Re-balance Cycle Reminder All MyPlanIQ’s newsletters are archived here.

For regular SAA and TAA portfolios, the next re-balance will be on Monday, July 27, 2015. You can also find the re-balance calendar for 2014 on ‘Dashboard‘ page once you log in.

As a reminder to expert users: advanced portfolios are still re-balanced based on their original re-balance schedules and they are not the same as those used in Strategic and Tactical Asset Allocation (SAA and TAA) portfolios of a plan.

Please note that we now list the next re-balance date on every portfolio page.

Fixed Income Total Return Bond Funds In Strategic Asset Allocation Portfolios

As promised in our previous newsletter, we will discuss the benefits of using fixed income total return bonds for fixed income portion for a Strategic Asset Allocation  based portfolio in this newsletter. 

Many readers might have read our previous newsletters on using total return bond fund portfolios listed on Fixed Income Bond Fund Portfolios for the purpose of ‘smart’ cash or the fixed income portion in a tactical portfolio: 

We have shown that  a composite portfolio that consists of a full equity (risk profile 0) Tactical Asset Allocation portfolio which can be ETF or mutual fund based and a total return bond fund portfolio (with the same percentage of the fixed income allocation) can out perform a pure tactical portfolio because of the superior performance of the fixed income portion. The same approach can be used for a strategic portfolio. 

To do so, we will construct an equity risk profile 0 strategic portfolio and use a total return bond fund portfolio such as Schwab Total Return Bond. We then construct a composite (or static) portfolio that holds the two portfolios. The target allocation of the risk profile 0 strategic portfolio is the target equity allocation while the target allocation of the total return bond portfolio is the fixed income target allocation.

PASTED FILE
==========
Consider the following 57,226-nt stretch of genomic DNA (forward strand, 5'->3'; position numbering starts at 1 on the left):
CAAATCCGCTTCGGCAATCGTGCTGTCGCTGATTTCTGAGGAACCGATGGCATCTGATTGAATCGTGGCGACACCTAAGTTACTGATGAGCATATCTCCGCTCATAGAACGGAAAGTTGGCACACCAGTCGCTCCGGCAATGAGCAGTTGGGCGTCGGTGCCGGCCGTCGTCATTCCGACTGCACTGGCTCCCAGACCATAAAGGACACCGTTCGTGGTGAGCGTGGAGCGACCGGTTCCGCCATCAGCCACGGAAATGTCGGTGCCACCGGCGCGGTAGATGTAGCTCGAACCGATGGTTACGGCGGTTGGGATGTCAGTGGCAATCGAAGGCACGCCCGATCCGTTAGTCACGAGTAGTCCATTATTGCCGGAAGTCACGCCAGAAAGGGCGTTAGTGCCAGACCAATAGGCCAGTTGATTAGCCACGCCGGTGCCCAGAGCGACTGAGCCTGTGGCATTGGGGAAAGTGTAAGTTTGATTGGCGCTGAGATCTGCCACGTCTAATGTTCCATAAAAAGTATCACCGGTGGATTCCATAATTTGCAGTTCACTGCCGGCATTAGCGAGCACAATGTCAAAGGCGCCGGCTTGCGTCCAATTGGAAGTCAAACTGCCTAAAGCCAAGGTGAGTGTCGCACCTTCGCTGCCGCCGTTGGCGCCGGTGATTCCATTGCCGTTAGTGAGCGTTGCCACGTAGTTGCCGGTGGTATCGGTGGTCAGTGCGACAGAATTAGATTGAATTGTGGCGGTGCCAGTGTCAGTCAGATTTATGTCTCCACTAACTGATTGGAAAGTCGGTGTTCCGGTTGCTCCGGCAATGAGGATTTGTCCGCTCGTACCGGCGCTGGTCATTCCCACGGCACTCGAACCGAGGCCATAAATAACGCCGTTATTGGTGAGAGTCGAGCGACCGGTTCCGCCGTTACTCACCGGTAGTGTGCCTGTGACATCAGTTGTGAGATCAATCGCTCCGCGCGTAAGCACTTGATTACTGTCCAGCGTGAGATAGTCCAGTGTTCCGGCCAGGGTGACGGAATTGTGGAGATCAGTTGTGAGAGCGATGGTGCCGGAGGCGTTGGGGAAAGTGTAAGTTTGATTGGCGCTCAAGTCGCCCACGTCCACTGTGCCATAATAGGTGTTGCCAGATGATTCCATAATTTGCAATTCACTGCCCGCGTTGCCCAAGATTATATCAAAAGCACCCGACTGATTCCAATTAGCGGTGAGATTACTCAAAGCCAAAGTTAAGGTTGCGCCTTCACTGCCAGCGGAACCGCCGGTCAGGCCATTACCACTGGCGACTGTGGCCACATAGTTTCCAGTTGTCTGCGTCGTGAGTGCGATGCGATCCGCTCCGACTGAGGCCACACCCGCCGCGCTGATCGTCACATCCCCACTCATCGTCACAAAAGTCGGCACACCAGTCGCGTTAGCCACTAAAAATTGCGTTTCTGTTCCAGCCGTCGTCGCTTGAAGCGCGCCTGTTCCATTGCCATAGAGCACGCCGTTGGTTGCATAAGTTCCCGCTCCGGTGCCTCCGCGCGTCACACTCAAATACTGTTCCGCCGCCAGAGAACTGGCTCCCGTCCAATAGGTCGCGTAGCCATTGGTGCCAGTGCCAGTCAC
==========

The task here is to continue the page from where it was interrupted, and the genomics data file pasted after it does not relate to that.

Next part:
For example, Six Core Asset ETFs Strategic Asset Allocation – Optimal Moderate Composite is a moderate portfolio that allocates 60% to the risk profile 0 (i.e. 100% in equity) portfolio P_60159 (Six Core Asset ETFs Strategic Asset Allocation – Optimal Most Aggressive) and 40% to the total return bond portfolio as follows: 

Six Core Asset ETFs Strategic Asset Allocation – Optimal Moderate Composite Allocations

Asset Holdings in this portfolio Target Allocation
stocks P_60159 (Six Core Asset ETFs Strategic Asset Allocation – Optimal Most Aggressive) 60%
bonds P_46880 (Schwab Total Return Bond) 40%

We create this type of composite portfolios for our three ETF plans listed on Brokerage Investors page. The following table compares their performance with their respective strategic allocation counter part: 

Portfolio Performance Comparison (as of 7/2/2015):

Ticker/Portfolio Name YTD
1Yr AR 3Yr AR 5Yr AR 10Yr AR 10Yr Sharpe
Six Core Asset ETFs Strategic Asset Allocation – Optimal Moderate Composite 1.0% -1.1% 8.2% 9.5% 6.5% 0.44
Six Core Asset ETFs Strategic Asset Allocation – Optimal Moderate 1.6% 0.2% 6.7% 8.2% 5.8% 0.37
MyPlanIQ Diversified Core Allocation ETF Plan Strategic Asset Allocation – Optimal Moderate Composite 0.5% -1.0% 7.7% 9.2% 6.9% 0.46
MyPlanIQ Diversified Core Allocation ETF Plan Strategic Asset Allocation – Optimal Moderate 0.8% -0.7% 6.2% 7.3% 5.7% 0.39
Retirement Income ETFs Strategic Asset Allocation – Optimal Moderate Composite 0.3% -0.1% 8.0% 9.7% 7.0% 0.48
Retirement Income ETFs Strategic Asset Allocation – Optimal Moderate 0.9% -0.4% 6.4% 8.6% 6.5% 0.46

See detailed year by year comparison>>

All of the composite portfolios have done better than their pure ETF based counter parts. The result is also consistent with what we got for tactical portfolios.